A method of identification similar to a driver's license for the Internet. Certificates are also used for cryptography. This method differs from many others in that it is generally much more transparrent to the end-user and is almost always commercial in nature. This money spent pays for Certificate Authorities (CA), sometimes known as public key infrastructures (PKI), to track the use of a certificate and work as an automatic service that affirms the validity of a communication.
Certificates can utilize both Public-Key Cryptosystems for encryption and Hashes for authentication. Certificates are used in almost all Web transations (SSL) and much of the Web's e-mail using S/MIME.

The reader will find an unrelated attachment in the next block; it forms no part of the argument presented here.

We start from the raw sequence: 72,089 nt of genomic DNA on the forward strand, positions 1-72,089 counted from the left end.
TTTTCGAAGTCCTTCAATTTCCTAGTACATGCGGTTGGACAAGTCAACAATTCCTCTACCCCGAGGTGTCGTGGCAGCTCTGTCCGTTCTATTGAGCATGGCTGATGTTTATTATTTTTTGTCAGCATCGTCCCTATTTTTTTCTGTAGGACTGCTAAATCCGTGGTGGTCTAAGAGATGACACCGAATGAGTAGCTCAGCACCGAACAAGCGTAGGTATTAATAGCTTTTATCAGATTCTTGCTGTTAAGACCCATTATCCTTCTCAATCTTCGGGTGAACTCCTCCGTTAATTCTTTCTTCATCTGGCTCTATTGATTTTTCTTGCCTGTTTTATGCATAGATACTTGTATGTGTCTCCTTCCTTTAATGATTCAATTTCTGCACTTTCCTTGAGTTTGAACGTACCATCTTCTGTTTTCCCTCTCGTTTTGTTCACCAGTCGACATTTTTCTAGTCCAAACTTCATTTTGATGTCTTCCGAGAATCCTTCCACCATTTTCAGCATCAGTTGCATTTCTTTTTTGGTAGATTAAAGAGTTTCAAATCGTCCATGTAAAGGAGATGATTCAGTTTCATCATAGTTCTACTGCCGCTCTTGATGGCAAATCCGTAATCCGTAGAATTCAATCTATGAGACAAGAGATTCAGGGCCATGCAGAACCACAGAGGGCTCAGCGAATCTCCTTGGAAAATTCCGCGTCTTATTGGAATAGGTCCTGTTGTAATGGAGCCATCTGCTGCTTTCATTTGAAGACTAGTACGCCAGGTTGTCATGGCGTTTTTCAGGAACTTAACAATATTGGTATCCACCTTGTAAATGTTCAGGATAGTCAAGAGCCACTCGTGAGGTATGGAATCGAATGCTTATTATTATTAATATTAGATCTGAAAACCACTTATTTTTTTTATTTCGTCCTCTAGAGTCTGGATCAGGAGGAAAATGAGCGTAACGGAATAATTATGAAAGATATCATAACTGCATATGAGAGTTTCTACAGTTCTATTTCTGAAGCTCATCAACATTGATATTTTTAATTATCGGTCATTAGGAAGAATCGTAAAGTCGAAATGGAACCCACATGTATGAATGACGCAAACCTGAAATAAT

PGP and GPG-encrypted email varies from certificate-based systems in that the user is the sole owner of any key pairs generated and it is their responsibility to check for validity either checking the key fingerprint directly with the owner of the key if they know hime or using the web of trust attached to the key. Technically, there is not much differences between a certificate and a PGP/GPG key pair, it's mostly a question of centralized trust (X.509 certificates) versus web of trust (PGP keys).
S/MIME and SSL are better usually better integrated in applications than PGP/GPG but don't serve the very paranoid as well (when you choose to trust a CA you'll trust all the certificates it emmited, while PGP/GPG offers you a much more fine grained approach to trust).